The Kavanaugh hearings, as well as the movement to reject Kavanaugh at large, show how impactful diverse leadership has been. Women have been the ones to ensure that the right questions are being asked and that attention is brought to crucial points in his record that would likely otherwise be ignored. Kavanaugh's record and potential on the court pose grave risks to the rights and safety of women, people of color, immigrants, LGBTQ+ people, and all marginalized groups. Our representatives who identify with these groups know what's at stake because of their own experiences. That's why they're the ones speaking up so vocally for us — and that's why we need more of them.

Sen. Booker, one of three black senators, demonstrated this when he questioned Kavanaugh regarding his buried record on race and criminal justice — before ultimately releasing the confidential emails the next day. Harris questioned Kavanaugh on the 2017 Charlottesville riots. Sen. Hirono, the first Asian-American woman elected to the Senate, has been another key leader in questioning not only Kavanaugh's record on abortion rights but his views on Native people of Hawaii.

But when it comes to issues of women's rights specifically — despite the voices of politicians like Sen. Richard Blumenthal, who brought up the Jane Doe case during the hearings — we can only expect so much of male allies in office. Too often, reproductive rights are discussed tangentially or as a "social issue" — if they're even discussed at all in progressive spaces that are male-led.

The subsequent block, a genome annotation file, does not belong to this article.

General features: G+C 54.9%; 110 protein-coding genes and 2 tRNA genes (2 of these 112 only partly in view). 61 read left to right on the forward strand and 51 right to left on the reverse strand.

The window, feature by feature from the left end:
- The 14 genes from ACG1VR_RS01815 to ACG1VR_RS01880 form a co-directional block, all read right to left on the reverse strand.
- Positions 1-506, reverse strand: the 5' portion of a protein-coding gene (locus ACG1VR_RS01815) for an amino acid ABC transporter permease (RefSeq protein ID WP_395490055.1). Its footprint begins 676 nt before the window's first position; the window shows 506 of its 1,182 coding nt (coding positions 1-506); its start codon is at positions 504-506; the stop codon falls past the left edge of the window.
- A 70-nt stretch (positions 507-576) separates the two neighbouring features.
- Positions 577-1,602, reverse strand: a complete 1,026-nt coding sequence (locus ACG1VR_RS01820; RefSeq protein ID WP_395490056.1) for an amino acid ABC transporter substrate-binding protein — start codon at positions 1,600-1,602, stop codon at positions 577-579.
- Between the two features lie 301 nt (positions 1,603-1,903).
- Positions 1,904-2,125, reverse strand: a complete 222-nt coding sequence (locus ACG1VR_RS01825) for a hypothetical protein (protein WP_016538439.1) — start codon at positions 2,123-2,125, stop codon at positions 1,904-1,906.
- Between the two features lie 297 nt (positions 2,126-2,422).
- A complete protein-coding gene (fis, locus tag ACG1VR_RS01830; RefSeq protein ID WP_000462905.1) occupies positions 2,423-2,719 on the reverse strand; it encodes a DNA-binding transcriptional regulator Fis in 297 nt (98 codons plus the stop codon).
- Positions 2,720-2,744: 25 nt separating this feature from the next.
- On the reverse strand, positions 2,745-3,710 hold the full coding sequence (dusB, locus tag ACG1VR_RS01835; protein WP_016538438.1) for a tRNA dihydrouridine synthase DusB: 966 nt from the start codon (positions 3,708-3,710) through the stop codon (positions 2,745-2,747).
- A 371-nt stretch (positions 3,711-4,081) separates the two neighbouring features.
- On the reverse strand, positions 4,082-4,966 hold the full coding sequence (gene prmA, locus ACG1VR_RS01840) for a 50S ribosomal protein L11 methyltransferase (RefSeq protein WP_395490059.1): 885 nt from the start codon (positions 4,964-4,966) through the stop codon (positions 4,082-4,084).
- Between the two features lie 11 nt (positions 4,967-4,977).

It takes female representatives, who know from their experiences that reproductive rights are also about economic justice and violence against women's bodies, to speak as forcefully as Harris. It takes women like Sen. Feinstein to correctly remind Kavanaugh and the nation that 200,000 to 1.2 million women died of unsafe abortions annually in the 1950s and '60s before Roe.

Still, women like Senators Susan Collins and Lisa Murkowski may well vote to confirm Kavanaugh. A self-identified "liberal feminist" lawyer may support him and even introduced him to the Senate on Tuesday.

But this doesn't change the reality: a surge in restrictions on abortions in recent years has yielded a surge in maternal deaths in the US. It doesn't change the fact that restrictions on abortion fail to stop women from having abortions but will simply increase their risk of injury and death. It doesn't change the fact that one in four women has an abortion before turning 45. And it certainly doesn't change the fact that Harris, Feinstein, Hirono, Gillibrand, Warren, and all the vocal female leaders fighting Kavanaugh represent and speak for the majority of women — not only in the Senate, but in the United States of America.

Image Source: Getty / Drew Angerer